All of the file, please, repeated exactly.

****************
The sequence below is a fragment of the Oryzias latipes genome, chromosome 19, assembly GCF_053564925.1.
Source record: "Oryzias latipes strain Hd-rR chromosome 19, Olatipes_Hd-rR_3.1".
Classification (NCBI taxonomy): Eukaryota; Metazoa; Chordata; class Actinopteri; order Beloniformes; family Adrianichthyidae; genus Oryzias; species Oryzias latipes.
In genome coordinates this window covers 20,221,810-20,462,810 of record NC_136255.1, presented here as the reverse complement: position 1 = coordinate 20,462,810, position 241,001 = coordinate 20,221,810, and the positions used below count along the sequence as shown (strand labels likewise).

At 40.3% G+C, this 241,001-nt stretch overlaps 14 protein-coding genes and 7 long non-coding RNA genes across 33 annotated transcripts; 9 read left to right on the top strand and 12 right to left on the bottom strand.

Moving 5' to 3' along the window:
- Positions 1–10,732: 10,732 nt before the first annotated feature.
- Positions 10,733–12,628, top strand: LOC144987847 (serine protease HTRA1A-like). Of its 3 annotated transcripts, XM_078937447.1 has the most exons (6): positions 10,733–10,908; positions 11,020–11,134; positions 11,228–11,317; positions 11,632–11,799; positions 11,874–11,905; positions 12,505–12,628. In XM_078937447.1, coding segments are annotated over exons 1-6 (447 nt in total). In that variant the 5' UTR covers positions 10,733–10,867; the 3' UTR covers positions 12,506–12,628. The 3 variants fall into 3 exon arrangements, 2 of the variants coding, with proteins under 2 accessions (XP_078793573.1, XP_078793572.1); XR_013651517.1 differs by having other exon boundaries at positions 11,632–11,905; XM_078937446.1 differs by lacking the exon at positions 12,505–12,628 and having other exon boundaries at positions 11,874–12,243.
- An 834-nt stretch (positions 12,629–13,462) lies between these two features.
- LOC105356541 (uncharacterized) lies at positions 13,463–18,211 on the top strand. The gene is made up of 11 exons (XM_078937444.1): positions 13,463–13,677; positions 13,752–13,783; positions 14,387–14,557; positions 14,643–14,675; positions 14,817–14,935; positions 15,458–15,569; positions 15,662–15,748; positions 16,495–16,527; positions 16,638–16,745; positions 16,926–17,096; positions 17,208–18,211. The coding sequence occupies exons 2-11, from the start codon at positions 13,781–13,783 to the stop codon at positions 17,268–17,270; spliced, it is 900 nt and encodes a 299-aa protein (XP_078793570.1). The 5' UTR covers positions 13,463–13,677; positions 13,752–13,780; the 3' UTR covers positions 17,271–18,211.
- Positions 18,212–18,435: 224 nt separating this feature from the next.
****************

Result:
The sequence below is a fragment of the Oryzias latipes genome, chromosome 19, assembly GCF_053564925.1.
Source record: "Oryzias latipes strain Hd-rR chromosome 19, Olatipes_Hd-rR_3.1".
Classification (NCBI taxonomy): Eukaryota; Metazoa; Chordata; class Actinopteri; order Beloniformes; family Adrianichthyidae; genus Oryzias; species Oryzias latipes.
In genome coordinates this window covers 20,221,810-20,462,810 of record NC_136255.1, presented here as the reverse complement: position 1 = coordinate 20,462,810, position 241,001 = coordinate 20,221,810, and the positions used below count along the sequence as shown (strand labels likewise).

At 40.3% G+C, this 241,001-nt stretch overlaps 14 protein-coding genes and 7 long non-coding RNA genes across 33 annotated transcripts; 9 read left to right on the top strand and 12 right to left on the bottom strand.

Moving 5' to 3' along the window:
- Positions 1–10,732: 10,732 nt before the first annotated feature.
- Positions 10,733–12,628, top strand: LOC144987847 (serine protease HTRA1A-like). Of its 3 annotated transcripts, XM_078937447.1 has the most exons (6): positions 10,733–10,908; positions 11,020–11,134; positions 11,228–11,317; positions 11,632–11,799; positions 11,874–11,905; positions 12,505–12,628. In XM_078937447.1, coding segments are annotated over exons 1-6 (447 nt in total). In that variant the 5' UTR covers positions 10,733–10,867; the 3' UTR covers positions 12,506–12,628. The 3 variants fall into 3 exon arrangements, 2 of the variants coding, with proteins under 2 accessions (XP_078793573.1, XP_078793572.1); XR_013651517.1 differs by having other exon boundaries at positions 11,632–11,905; XM_078937446.1 differs by lacking the exon at positions 12,505–12,628 and having other exon boundaries at positions 11,874–12,243.
- An 834-nt stretch (positions 12,629–13,462) lies between these two features.
- LOC105356541 (uncharacterized) lies at positions 13,463–18,211 on the top strand. The gene is made up of 11 exons (XM_078937444.1): positions 13,463–13,677; positions 13,752–13,783; positions 14,387–14,557; positions 14,643–14,675; positions 14,817–14,935; positions 15,458–15,569; positions 15,662–15,748; positions 16,495–16,527; positions 16,638–16,745; positions 16,926–17,096; positions 17,208–18,211. The coding sequence occupies exons 2-11, from the start codon at positions 13,781–13,783 to the stop codon at positions 17,268–17,270; spliced, it is 900 nt and encodes a 299-aa protein (XP_078793570.1). The 5' UTR covers positions 13,463–13,677; positions 13,752–13,780; the 3' UTR covers positions 17,271–18,211.
- Positions 18,212–18,435: 224 nt separating this feature from the next.